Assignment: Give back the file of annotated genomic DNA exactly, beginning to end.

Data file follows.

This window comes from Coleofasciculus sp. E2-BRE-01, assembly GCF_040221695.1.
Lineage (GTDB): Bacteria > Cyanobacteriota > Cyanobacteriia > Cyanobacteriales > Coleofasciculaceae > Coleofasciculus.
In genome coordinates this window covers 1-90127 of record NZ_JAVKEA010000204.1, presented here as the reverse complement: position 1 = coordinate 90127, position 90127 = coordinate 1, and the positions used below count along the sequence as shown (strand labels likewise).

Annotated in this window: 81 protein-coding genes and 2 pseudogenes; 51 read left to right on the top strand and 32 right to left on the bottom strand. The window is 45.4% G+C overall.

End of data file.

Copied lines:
This window comes from Coleofasciculus sp. E2-BRE-01, assembly GCF_040221695.1.
Lineage (GTDB): Bacteria > Cyanobacteriota > Cyanobacteriia > Cyanobacteriales > Coleofasciculaceae > Coleofasciculus.
In genome coordinates this window covers 1-90127 of record NZ_JAVKEA010000204.1, presented here as the reverse complement: position 1 = coordinate 90127, position 90127 = coordinate 1, and the positions used below count along the sequence as shown (strand labels likewise).

Annotated in this window: 81 protein-coding genes and 2 pseudogenes; 51 read left to right on the top strand and 32 right to left on the bottom strand. The window is 45.4% G+C overall.